Between 2019 and 2022, wealth for the typical Black family rose 61 percent and for the typical Hispanic family it rose 47 percent….while the typical White family saw a 31 percent increase. However, despite faster growth in wealth for the typical Black and Hispanic family, the absolute dollar-value differences in wealth between the typical White and the typical Black and Hispanic family grew in 2022 because the typical Black and Hispanic family had less wealth in 2019. Both the White-Black and the White-Hispanic median wealth gaps increased by around $50,000 between 2019 and 2022, with each gap reaching over $220,000 in 2022.

Since the Great Recession the typical Black and Hispanic family has had between about $10 to $15 of wealth for every $100 held by the typical White family (Figure 3). This ratio has closed only modestly in the past two surveys. The typical Black family went from having about $9 in wealth for every $100 held by the typical White family in 2013 to around $16 in 2022; the typical Hispanic family went from having about $10 in wealth for every $100 held by the typical White family in 2013 to around $22 in 2022.

Most notable is the increase in net housing wealth—the market value of a family’s home minus any outstanding loans secured by the home—among all groups, but particularly for Black and Hispanic families. In part, the larger increase for Black and Hispanic families reflects the fact that these families tend to have higher leverage ratios, which amplifies the effect of rising prices on wealth, though it also reflects an increase in homeownership rates among these families.

Black and Hispanic families the gains in wealth were concentrated in housing, which is somewhat illiquid and may not be as useful as liquid wealth for covering recurring expenses. As shown in Figure 4, real average liquid wealth, which includes assets such as cash, checking, and savings accounts, did not grow much for Hispanic families and fell for Black families.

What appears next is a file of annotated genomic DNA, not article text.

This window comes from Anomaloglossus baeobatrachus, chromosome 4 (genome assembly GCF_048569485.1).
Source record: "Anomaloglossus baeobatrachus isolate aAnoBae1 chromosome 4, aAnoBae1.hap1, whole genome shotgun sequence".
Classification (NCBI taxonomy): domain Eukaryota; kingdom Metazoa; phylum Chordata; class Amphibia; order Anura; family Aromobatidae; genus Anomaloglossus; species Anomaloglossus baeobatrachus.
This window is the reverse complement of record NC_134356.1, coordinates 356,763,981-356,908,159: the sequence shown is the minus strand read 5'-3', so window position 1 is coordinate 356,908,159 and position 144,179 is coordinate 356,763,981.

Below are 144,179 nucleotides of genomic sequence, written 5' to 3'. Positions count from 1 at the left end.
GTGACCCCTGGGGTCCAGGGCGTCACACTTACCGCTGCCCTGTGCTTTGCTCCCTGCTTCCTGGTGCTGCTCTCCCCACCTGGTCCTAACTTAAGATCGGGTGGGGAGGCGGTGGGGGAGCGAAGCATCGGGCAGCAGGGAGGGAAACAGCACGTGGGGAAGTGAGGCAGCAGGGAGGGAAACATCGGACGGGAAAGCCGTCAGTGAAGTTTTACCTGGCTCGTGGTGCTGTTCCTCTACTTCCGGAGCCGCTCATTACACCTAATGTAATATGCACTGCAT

[Summary] Overall, the SCF depicts a complex account of families’ finances and disparities across race and ethnicity. Broad-based gains in wealth across race and ethnicity have narrowed wealth ratios somewhat over the past three years, but income ratios widened slightly. In particular, incomes for non-White families were propped up by temporary sources, like government support, that have ended, with real wages stagnant, on average, for Black and Hispanic families. While most families were able to meet their required payments, families, especially non-White families, have grown more pessimistic and uncertain about the current and future state of both their own finances and the economy. The recent improvements in wealth ratios across races is promising, but families’ increased financial uncertainty suggests continued improvements may not persist in the future.

The race for artificial intelligence talent

The October 30, 2023 White House “Executive Order on the Safe, Secure, and Trustworthy Development and Use of Artificial Intelligence” includes Section 5: a 774 word instruction for enhancing our immigration systems to provide more AI talent. I am digesting it now.

In 2021 I posted on AI talent: “The United States has a large lead over all other countries in top-tier AI research, with nearly 60% of top-tier researchers working for American universities and companies. The US lead is built on attracting international talent, with more than two-thirds of the top-tier AI researchers working in the United States having received undergraduate degrees in other countries.”


Foriegn born workers trends, 2010 – 2030

The growth rate of the foreign born employment has recovered from the pandemic and is about 3.5% annually vs. 0.6% annual growth for the U.S. born employment. The percentage of workers who are foreign born, based on these rates, is expected to grow from 16% in 2010 to 23% in 2030:

Why? First, the labor force participation rate of foreign born workers is higher at all levels of education:

Now, take into account not only first generation but second generation immigrants. Immigrants and their U.S. born children were responsible for 85% of the labor force growth between 2010 in 2018 at which point they comprised 28% of all workers [17% foreign born, 11% children of foreign born– PFR], up from 25% in 2010. And projection suggestions to 2035, all growth in the working age population will come from immigrant origin adults. (Go here.)

First and second generation workers are more concentrated in prime working age (25 – 54) – 70% vs. 62% for all other workers.